Stevi is telling Face all about how she wishes she could be invisible and anonymous again, back to being “Stephanie Frankel,” her real name. “Attention A-Team: surrender immediately,” Joe yells out through a megaphone. Face “surrenders” to him, but then the two Tryanians drive up and storm the house. They force Face and Stevi back into the house at gunpoint; Joe runs in and yells “Freeze!” but they throw him out the back window and into the pool. Woody Stone shows up and Stevi’s relieved, but the Tryanians say they can’t find the master tape and so Woody’s mad. Now Stevi’s upset: “Woody, this is a really evil thing you’re doing. There’s a karma shift here that could spell your cosmic doom.” By the way, the Tryanians aren’t actually Tryanians; they’re regular thugs who Woody hired so no one would find out that he’s just a lunkhead. Karmically speaking.
Down in Joe’s Garage/we didn’t have no dope or LSD/but a couple armor plates would fix it
Hannibal returns from his scouting mission to find his house is under siege, but he and B.A. and Murdock hole up in Joe’s garage, the one with that sweet armored tank thing, and do a little montage, suburban survivalist-style. They even use the canned peas and green beans Joe’s been stockpiling, as ammunition!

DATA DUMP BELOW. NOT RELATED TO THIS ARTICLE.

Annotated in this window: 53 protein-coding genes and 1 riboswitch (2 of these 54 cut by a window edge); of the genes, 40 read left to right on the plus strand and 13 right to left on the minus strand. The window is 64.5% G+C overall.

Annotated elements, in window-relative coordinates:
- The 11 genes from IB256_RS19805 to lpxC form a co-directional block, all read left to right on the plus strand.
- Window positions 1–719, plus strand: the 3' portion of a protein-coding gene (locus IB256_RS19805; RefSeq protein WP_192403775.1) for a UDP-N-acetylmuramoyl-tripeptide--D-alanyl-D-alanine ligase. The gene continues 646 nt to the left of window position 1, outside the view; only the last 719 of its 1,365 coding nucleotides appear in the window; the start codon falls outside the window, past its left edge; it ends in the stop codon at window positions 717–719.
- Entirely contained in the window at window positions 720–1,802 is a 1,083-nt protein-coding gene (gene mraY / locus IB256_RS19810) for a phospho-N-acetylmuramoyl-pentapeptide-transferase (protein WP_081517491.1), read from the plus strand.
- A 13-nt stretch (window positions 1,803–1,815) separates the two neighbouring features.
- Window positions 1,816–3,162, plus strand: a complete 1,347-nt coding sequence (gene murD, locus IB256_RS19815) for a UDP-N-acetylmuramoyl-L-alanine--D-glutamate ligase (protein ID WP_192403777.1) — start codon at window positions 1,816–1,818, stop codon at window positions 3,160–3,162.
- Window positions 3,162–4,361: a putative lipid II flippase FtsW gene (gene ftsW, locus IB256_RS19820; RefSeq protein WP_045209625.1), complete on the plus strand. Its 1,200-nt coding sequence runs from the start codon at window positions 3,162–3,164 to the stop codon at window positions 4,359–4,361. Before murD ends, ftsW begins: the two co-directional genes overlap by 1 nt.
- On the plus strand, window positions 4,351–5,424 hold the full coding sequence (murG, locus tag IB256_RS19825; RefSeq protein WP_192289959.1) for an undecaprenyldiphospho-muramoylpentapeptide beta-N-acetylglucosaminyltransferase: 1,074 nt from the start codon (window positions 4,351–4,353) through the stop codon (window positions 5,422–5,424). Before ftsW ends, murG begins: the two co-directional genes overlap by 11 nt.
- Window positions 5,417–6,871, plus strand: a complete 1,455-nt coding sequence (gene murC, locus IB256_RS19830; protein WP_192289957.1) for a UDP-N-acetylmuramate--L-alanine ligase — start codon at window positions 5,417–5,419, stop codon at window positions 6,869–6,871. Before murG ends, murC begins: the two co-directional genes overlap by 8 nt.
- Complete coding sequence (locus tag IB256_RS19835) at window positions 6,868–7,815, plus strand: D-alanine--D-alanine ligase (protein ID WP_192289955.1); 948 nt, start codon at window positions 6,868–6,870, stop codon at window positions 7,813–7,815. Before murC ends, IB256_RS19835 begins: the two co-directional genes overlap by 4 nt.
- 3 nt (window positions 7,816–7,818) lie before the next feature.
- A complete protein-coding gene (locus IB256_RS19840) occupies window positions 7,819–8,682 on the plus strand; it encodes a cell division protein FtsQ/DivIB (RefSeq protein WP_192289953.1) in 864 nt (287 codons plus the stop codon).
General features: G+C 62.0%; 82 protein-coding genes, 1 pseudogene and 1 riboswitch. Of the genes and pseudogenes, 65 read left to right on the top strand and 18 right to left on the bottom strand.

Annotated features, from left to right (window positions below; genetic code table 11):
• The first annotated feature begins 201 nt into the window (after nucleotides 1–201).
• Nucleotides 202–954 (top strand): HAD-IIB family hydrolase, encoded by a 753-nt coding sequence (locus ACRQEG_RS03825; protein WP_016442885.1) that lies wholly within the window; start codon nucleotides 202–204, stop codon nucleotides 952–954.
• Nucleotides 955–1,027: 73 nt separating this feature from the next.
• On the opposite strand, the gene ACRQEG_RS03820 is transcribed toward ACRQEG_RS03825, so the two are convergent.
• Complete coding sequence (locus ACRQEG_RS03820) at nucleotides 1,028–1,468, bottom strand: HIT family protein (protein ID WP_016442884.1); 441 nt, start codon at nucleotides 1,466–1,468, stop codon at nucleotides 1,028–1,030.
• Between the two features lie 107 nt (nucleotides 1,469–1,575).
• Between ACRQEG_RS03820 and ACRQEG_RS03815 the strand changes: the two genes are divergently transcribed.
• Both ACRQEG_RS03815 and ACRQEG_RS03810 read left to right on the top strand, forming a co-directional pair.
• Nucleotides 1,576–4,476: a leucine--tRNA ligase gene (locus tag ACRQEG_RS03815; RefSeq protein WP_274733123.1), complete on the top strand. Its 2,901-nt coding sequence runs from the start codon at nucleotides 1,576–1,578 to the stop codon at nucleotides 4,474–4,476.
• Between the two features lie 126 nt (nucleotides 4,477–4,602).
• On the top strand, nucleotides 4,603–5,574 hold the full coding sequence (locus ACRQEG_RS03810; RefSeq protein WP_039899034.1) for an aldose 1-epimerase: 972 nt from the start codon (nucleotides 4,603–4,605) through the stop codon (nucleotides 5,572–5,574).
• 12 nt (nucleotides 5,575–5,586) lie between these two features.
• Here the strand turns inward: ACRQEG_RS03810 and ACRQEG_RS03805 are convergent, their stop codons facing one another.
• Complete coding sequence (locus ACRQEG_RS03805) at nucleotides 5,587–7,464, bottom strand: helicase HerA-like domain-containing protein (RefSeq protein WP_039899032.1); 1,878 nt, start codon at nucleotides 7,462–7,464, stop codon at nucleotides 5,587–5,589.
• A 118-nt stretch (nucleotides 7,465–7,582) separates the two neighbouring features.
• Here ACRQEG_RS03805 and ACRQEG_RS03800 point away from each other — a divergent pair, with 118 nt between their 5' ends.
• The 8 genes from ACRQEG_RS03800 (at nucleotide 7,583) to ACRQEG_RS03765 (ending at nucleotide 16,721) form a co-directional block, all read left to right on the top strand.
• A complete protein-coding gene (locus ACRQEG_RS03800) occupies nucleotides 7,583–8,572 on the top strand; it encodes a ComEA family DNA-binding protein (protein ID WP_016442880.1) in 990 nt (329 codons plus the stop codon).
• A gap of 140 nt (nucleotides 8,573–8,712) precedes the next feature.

Face has a great idea, too: he spins a tale of how the team rented a second house down the block. Stone wants the password, so Face makes one up: “It’s the new block captain.” He’s sent them to Chez Pee-Wee, of course; when the former Tryanians appear at their door, saying “It’s the new block captain,” Juarez shoots at them through the door. Oh, that was a fine scam.
And while the team’s two adversaries are shooting at each other, the team busts out the armored tank and starts shooting in every direction. Hannibal leaps off and dives through the window of the team’s house to rescue Face and the others. Murdock uses their makeshift bazooka to shoot cans of peas and gunpowder at record execs, time well spent by any measure, and their car flips over. B.A. hi-fives Murdock. Hannibal tells Joe they’ll give him credit for taking down all these guys: “that’ll make you block captain for the rest of your life.”
The team has figuratively cleaned up the neighborhood, but now they really have to clean it up, starting with their house. “Maybe we can sell it as a fixer-upper,” Face says. He’s figured that by getting the reward for the drug dealers, they’ll still break even, though Hannibal and B.A. say that money should go to the Third World Relief Fund, which makes Stevi happy. Joe wanders over and congratulates himself on building an awesome tank. B.A. warns him that the team’s made a few modifications, but Joe says not to worry; he and the tank are like a cyborg, that he and the tank think as one. He gets in and tries to start it up, but instead he sets off the bazooka and blows something up. B.A. laughs as he walks away: “You don’t need our help, Joe… you and the machine are one!” The team drives off.
It’s hard to just keep saying “another fun one,” but hell, it was another fun one. Stevi was a little too straightforward, she could’ve used a little less makeup and a little more character; I did like her weird karmic pronouncements, when she made them. The setting was great, too: the A-Team at home, making omelets for each other… beautiful.